The dates of the study mirrored Song’s publication career, and the journals whose articles were counted differed somewhat from an earlier study from 2007.

The Chinese scholars’ study ranked three researchers at UMKC in the top 50 in the world, pushing UMKC to the top spot. One of those researchers was not as highly ranked and another wasn’t ranked at all in the 2007 study.

The PricewaterhouseCoopers report found no fault in the way the data that supported the new ranking were counted, or in what The Star’s experts considered to be a nontraditional method of ranking universities. A more traditional method would not have ranked UMKC at the top because most of its researchers’ work occurred at other universities, before they came to UMKC.

The two authors, PianPian Yang and Lei Tao, told the auditors, “We disclosed in full the methodology and research design.”

Among other details revealed in the report was Song’s involvement in the writing, editing and publication of the article that ranked him as the world’s top scholar in innovation management research.

Song told The Star last spring that he could not recall what, if any, role he had in the paper’s publication. “Did I see a version of their paper? I don’t really remember.”

But he told PricewaterhouseCoopers’ auditors that “he was very involved in helping clarify the strategy portion of the rankings paper.”

According to the report, Song said he may have written parts of the paper beyond basic editing and grammatical changes. He and the authors also said the paper was largely completed by the time he saw it and submitted it to JPIM for publication.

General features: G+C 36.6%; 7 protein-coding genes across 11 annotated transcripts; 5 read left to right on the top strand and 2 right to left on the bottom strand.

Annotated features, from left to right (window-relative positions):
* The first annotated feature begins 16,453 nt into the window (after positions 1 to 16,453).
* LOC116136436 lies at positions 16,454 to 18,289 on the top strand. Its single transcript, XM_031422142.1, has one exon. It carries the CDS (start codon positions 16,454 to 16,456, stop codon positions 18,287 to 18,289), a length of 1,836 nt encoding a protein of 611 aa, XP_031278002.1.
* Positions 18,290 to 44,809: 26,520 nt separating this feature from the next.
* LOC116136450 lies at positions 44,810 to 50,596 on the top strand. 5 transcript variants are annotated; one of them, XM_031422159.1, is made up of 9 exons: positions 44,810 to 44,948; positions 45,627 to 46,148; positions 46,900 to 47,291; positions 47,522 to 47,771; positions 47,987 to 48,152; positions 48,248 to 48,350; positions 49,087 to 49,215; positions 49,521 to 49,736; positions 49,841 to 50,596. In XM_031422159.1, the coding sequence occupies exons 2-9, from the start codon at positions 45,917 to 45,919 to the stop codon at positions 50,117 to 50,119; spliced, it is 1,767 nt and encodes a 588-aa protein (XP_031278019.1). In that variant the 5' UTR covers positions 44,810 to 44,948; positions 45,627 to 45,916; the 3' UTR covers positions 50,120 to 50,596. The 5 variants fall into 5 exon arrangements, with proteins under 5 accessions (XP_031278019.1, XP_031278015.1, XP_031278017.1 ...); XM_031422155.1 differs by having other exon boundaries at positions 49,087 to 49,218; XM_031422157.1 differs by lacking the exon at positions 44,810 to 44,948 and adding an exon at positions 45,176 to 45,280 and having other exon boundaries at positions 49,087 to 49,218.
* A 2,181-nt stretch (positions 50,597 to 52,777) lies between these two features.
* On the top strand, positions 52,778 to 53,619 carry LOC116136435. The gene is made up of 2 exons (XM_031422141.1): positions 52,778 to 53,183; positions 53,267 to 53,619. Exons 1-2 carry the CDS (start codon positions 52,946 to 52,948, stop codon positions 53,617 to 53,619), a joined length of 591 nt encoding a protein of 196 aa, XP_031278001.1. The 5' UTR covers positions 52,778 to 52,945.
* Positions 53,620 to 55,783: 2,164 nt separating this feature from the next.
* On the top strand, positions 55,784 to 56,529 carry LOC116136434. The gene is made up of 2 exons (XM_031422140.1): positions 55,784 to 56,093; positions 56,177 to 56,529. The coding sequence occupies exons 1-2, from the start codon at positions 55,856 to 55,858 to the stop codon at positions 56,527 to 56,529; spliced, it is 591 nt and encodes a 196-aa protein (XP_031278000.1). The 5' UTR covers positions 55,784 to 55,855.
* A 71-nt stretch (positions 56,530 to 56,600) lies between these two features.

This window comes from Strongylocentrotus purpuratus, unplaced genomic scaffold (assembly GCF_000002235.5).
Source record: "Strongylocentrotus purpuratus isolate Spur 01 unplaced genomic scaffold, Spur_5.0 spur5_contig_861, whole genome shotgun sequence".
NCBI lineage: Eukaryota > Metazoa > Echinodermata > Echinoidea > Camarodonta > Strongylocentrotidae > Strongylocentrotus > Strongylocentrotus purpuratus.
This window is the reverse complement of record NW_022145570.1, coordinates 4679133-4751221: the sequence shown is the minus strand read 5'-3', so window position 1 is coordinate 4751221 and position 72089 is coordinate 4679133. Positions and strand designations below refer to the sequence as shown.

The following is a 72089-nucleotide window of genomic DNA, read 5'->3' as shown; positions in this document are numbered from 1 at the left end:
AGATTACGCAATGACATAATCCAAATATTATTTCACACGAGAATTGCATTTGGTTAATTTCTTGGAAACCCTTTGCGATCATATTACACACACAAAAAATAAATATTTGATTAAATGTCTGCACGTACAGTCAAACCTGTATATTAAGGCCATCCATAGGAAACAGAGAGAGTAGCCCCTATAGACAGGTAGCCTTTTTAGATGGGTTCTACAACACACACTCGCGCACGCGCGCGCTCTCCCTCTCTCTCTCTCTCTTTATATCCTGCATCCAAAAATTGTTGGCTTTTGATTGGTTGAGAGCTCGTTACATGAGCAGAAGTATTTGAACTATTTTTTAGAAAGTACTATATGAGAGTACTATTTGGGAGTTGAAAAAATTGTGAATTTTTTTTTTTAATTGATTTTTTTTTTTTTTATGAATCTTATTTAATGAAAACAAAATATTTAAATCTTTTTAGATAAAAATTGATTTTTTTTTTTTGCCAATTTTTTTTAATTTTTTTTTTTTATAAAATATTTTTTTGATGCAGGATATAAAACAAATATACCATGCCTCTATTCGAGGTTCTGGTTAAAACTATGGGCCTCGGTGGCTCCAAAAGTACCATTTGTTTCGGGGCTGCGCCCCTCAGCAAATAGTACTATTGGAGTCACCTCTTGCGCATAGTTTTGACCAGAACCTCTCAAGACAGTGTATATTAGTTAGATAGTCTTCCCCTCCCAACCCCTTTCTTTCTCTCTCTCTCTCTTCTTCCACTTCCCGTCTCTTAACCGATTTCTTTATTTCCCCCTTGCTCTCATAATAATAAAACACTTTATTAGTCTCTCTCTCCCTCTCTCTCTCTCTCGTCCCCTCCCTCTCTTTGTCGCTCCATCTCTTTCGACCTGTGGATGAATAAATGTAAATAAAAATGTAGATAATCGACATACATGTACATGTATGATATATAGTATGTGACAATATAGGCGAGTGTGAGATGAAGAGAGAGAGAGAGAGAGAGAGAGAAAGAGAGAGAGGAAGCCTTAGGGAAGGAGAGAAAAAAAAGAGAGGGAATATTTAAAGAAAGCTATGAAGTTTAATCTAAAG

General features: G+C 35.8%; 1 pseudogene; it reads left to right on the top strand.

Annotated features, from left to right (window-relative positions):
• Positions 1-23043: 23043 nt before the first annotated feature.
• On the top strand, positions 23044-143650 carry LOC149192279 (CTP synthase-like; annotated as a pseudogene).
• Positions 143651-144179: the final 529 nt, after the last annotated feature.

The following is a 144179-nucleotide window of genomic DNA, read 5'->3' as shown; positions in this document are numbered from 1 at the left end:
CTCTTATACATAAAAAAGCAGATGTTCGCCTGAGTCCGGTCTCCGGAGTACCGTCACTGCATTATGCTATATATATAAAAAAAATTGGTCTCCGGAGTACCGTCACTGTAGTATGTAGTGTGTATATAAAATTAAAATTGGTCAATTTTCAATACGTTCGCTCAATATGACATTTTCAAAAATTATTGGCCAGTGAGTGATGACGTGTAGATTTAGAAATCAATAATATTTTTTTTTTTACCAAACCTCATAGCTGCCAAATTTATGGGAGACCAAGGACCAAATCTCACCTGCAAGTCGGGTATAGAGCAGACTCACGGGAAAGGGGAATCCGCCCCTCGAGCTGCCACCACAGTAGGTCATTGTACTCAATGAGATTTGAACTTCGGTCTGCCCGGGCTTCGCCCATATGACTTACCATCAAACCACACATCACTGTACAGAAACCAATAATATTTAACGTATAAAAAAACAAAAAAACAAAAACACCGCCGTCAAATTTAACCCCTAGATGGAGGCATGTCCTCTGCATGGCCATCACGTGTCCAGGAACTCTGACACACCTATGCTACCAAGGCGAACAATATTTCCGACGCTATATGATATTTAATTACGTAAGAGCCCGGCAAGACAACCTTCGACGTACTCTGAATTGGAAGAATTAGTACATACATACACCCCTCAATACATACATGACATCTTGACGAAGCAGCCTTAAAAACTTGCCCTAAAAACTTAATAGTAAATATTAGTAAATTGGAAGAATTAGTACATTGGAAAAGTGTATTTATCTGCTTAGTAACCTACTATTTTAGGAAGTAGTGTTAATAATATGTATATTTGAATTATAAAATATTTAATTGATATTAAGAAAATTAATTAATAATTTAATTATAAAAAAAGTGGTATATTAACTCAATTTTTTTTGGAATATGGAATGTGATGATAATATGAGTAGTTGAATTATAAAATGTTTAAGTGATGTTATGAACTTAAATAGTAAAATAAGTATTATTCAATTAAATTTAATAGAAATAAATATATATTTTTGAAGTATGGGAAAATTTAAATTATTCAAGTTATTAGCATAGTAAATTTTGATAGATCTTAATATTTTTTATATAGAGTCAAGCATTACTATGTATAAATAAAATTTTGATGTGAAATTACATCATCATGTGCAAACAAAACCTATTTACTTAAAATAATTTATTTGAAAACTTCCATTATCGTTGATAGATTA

“Our ranking article was written and related research was completed before we arrived at UMKC in August 2010,” Yang and Tao told the auditors.

Journal editor Anthony DiBenedetto told the auditors that he found no fault with the paper itself but was not pleased that Song didn’t tell him the two authors were visiting scholars at UMKC.

Hisrich, the professor the curators hired to review the report, was not troubled by that lack of disclosure, he said in a phone interview Friday. The authors met Song in China before their acceptance as visiting scholars at UMKC. Tan and Song signed their visa requests. Their connections to UMKC and Song were not publicly disclosed until The Star reported it more than two years after their paper was published.

As a reader, “it would have been nice” to have that information, Hisrich said, but the undisclosed affiliations would not have brought UMKC’s top ranking into question.

The $32 million gift

One other point Hisrich highlighted was the audit report’s findings concerning a $32 million gift that Henry Bloch gave for a new building at the business school.

“The $32 million gift of Henry Bloch was not motivated by past and future rankings,” Hisrich wrote, “but primarily by the needs of a new facility to accommodate increasing enrollment.”

However, in a recorded interview last summer, Bloch told The Star that absent top rankings, he doubted that he would have written checks worth millions of dollars to the university.

“No, I don’t think I would have,” he said.

After that interview, however, Bloch sent a statement to The Star that put more emphasis on the university’s space needs as his motivation for making the bequest.

In a statement released Friday through UMKC, Bloch said, “It’s time to get back to the important work of building on the successes of the Bloch School and continuing the fine work they’ve been doing to meet the needs of its students and Kansas City’s business community.”

To reach Mike Hendricks, call 816-234-4738, or send email to

To reach Mará Rose Williams, call 816-234-4419, oremail

The PricewaterhouseCoopers report:

The Hisrich analysis:

The Star's original stories: